Industry Perspective: Sikorsky
Shane Eddy is the new kid on the block at Sikorsky, but he’s no neophyte to helicopters, having spent more than 25 years in the industry, with the last 14 years at Bell Helicopter, where he most recently served as senior vice president of customer support and services. In his new position as vice president of Sikorsky Global Helicopters, Eddy “is responsible for strategic leadership and general management of the growing billion-dollar business,” according to the official company release. Eddy himself describes his job responsibilities as taking care of customers first, including keeping product improvements coming; bringing new products to market as his second priority; and being responsible to the company and its shareholders as his third. A graduate of Canadore College in Ontario, Eddy earned his MBA from Columbia University in Quebec.
What have you been doing since becoming a Sikorsky vice president on January 8?
I’ve been digging into the Sikorsky commercial product line, specifically the S-92, S-76C++ and S-76D. I have not yet had a chance to look into the former Schweizer helicopters [the S-300C, S-300CBi, S-333 and S-434], which, as you know, are part of the Sikorsky product line.
What’s new with the S-92?
We’re doing a lot of product enhancements, 60 since the aircraft entered service. The latest is a two-piece [main gearbox] filter bowl assembly, that replaces the existing one-piece filter bowl. [Sikorsky released service bulletin No. 92-63-022A about the two-piece filter bowl on Dec. 18, 2009, and the FAA has proposed an FAA Airworthiness Directive on the same topic. The AD would require operators also to replace the existing titanium mounting studs with steel studs and inspect and replace if necessary the main gearbox lube system filters, the housing, the housing threads and the lock-ring counterbore. –Ed.]
Was this a result of the Cougar Helicopters S-92 accident in March 2009?
The objective is to make a fielded product more reliable, to increase reliability with an accelerated enhancement. Another enhancement we expect to certify this year is automatic approach to offshore oil rigs and platforms. I’d like to point out that more than 100 S-92s are in service in 21 countries and that the total fleet has passed 200,000 flight hours. This is strong evidence of the capability of the aircraft.
While the VH-71 presidential helicopter, which is based on the AgustaWestland EH101, was terminated last year, the program did receive $130 million in the 2010 defense budget for technology recapture and for initial studies by the U.S. Navy on requirements for the next “Marine One,” designated the VHXX. The S-92 lost that first competition, which Sikorsky disputed. What can you say about Sikorsky’s participation in this next competition?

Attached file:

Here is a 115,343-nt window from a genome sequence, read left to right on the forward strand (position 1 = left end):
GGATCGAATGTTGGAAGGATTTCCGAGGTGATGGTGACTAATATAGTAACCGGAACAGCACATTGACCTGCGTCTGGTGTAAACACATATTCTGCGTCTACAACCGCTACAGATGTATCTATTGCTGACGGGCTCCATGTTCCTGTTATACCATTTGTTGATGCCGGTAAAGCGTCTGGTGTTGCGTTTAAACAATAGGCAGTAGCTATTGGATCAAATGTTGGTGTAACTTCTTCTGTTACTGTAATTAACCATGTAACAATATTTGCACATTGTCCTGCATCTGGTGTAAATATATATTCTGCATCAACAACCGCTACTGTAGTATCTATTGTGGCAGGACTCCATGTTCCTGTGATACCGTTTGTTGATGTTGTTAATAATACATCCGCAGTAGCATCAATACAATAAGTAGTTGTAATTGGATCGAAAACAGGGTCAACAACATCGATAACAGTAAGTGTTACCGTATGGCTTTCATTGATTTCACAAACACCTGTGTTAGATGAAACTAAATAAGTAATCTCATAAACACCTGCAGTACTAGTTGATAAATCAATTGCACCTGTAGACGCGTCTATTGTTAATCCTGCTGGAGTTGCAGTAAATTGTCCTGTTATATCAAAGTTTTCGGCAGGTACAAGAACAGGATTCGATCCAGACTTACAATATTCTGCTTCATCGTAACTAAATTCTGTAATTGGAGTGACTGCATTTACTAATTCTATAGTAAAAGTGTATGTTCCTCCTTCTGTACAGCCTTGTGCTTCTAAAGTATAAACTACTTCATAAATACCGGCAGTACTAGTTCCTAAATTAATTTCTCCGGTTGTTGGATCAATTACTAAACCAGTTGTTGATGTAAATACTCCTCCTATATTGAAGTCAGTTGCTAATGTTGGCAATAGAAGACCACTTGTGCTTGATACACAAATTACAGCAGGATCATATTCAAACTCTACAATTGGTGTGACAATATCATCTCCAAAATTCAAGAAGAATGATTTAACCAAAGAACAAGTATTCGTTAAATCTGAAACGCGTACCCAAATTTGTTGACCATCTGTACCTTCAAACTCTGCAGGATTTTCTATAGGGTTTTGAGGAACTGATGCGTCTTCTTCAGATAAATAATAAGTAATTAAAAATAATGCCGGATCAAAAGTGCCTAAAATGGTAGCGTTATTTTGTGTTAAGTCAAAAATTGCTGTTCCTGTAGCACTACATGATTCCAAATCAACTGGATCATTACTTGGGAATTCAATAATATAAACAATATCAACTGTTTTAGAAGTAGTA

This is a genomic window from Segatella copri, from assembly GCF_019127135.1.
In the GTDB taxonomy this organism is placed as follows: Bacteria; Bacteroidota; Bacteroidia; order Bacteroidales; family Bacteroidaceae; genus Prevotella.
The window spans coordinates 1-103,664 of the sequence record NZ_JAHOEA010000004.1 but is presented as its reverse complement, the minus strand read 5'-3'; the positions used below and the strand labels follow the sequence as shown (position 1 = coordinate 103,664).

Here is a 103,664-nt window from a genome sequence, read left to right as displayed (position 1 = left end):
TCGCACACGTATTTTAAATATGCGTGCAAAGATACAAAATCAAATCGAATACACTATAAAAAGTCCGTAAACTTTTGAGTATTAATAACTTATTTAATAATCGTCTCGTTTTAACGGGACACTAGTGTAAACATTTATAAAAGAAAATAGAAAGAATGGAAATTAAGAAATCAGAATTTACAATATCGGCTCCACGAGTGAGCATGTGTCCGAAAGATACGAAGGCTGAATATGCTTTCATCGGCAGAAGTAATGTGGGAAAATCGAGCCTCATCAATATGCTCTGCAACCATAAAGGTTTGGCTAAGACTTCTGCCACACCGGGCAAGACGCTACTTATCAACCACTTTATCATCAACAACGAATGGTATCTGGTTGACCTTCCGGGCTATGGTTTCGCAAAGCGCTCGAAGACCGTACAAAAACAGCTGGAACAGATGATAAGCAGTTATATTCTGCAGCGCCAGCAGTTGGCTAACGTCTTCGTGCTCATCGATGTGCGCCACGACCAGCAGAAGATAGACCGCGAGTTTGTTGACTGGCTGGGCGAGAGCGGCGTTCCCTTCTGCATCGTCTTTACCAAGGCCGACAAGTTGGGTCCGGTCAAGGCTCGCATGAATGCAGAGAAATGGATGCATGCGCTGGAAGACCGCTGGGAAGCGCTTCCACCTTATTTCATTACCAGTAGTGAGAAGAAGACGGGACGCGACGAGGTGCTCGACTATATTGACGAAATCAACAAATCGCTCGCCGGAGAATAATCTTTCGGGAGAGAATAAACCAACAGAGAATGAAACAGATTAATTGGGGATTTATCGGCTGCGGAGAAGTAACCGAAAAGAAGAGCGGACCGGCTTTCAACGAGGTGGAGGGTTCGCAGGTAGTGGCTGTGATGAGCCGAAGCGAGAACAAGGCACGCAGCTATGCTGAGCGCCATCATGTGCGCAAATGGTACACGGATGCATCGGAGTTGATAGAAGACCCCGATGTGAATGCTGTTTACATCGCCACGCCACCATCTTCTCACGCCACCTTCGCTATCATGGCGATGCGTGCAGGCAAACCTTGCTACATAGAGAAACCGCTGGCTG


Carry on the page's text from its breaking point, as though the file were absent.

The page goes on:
This program, as well as any involving the H-92, comes under U.S. government programs at Sikorsky, but because it is based on a commercial design, I am involved. I can’t say what the Navy is doing right now nor what we are doing, but it’s clear there would be significant potential in the new VHXX program.
What’s happening with the S-76D?
Basic certification is planned for the first quarter of 2011. One aircraft is active in flight testing and we’ll have three in the flight-test program. After the basic certification, the fourth aircraft, which will be a VVIP configuration with the new cocoon interior, will be certified.
What were Sikorsky’s results for 2009 and what is its outlook for 2010?
United Technologies, Sikorsky’s parent company, will not release specifics about the outlook for 2010 until March. However, I can say we delivered 244 helicopters, excluding the former Schweizer models, last year and that fourth quarter 2009 deliveries were a record for Sikorsky: 84 aircraft total, of which 57 were military and 27 were commercial.
In general, how do you view the helicopter market for this year?
We appear to have reached the bottom of the downturn and we’re seeing some increased interest on the commercial side. We plan to deliver a good number of products this year. The oil market is strong. There’s an increasing need to replace older helicopters, such as the S-61, with the S-92.
Military sales will be strong, especially in the Middle East, Asia and Latin America, where there’s interest in the H-92, Black Hawk and SeaHawk. Law enforcement and firefighting missions, including search-and-rescue and relief missions, are seeing gradual improvements. Terrorism, piracy and narcotics trafficking are contributing to an increasing demand for border patrol and surveillance aircraft. The EMS and VIP markets are lagging.
What’s the status of the X2, Sikorsky’s technology demonstrator?
The X2 is currently out of service for transmission upgrades. It should start to fly again in March and we expect it to hit 250 knots this year, which would break the current airspeed record for a helicopter.